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  • Mark Michael

Not So Plain Jane


Viewers may take the stance that Not So Plain Jane is a painting solely about Jane Austen, some may see the image as nothing more than just a cheap piece of shock art created for the soul purpose of sticking a thumb into the eye of a much beloved literary icon. As with all art everyone, is allowed their own opinion, however nothing in the aforementioned could be further from the truth. I wanted to create a portrait that dealt with the ideas behind ownership and appropriation of the author's image along with the history and quiet rivalries between the places who claim a form of possession over this iconic figure. ‘Not so Plain Jane’ was painted in early 2017. It felt an appropriate time to explore these ideas as August of that same year marked the 200th anniversary of Jane Austen’s’ death. There are several geographical locations who are eager to stake claim to certain stages of Austen’s tragically short life as her name and literary out-put is seen as the personification of Britishness, which of course is a very lucrative commodity. Winchester and Bath are the two cities who both hold legitimate claims and have the most to gain from Austen’s literary cachet. They each mark territory with plaques and museums which bewitch tourists to buy STUFF. Sadly seldom copies of the author’s works, instead the more easily digestible and commercially viable key chain or tea towel. Unfortunately the worship of Jane Austen feels very bloated and tired. I decided to offer an alternative perspective during the 2017 bicentennial celebrations, to look passed the conventional images of the author whom I have much respect. It felt necessary to take the image of Austen that we are all familiar with and hopefully challenge the viewers to see how a literary icon and her image has in some instances been simplified into a commodity for tourism. The idea around consumption and ownership of Austen’s image influenced the composition of the painting. I felt it was appropriate that the focal point of the portrait should depict Austen’s head presented on a platter, garnished and ready for consumption. The use of a fork in her neck Illustrates the marking of ownership echoed in the use of text ‘Our Girl.’ inscribed on the forks handle. The fork also helps to show the idea of dividing and serving up Jane Austen the brand.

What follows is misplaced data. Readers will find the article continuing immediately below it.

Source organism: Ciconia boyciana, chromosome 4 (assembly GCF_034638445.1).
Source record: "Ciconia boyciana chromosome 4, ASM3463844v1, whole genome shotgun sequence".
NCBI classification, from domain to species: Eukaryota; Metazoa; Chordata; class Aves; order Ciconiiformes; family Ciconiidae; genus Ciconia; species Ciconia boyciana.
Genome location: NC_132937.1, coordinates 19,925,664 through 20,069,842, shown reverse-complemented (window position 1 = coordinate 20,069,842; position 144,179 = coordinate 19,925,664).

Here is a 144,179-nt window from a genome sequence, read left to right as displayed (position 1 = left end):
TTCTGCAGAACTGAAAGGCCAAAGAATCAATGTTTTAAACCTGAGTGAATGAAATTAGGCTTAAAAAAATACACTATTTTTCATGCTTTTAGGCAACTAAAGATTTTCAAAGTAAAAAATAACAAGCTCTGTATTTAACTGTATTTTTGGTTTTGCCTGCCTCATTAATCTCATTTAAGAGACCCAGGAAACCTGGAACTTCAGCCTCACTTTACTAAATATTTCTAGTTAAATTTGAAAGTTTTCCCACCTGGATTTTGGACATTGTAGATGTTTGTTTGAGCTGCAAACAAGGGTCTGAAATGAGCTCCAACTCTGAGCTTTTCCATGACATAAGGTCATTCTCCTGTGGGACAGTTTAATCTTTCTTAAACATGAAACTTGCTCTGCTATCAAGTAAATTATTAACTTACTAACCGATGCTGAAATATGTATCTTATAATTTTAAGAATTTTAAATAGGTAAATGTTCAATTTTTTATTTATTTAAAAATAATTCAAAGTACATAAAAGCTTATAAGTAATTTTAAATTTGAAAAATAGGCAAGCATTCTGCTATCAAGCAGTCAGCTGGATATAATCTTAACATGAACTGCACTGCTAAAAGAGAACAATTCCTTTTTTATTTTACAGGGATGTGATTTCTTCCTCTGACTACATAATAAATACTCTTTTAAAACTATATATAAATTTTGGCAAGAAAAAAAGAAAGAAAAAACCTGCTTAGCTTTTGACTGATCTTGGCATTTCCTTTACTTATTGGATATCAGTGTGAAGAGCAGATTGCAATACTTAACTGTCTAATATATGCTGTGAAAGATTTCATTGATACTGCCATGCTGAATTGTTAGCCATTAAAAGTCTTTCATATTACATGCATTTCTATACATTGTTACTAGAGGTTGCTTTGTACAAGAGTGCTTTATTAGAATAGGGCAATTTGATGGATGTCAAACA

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 © Mark Michael Art 2020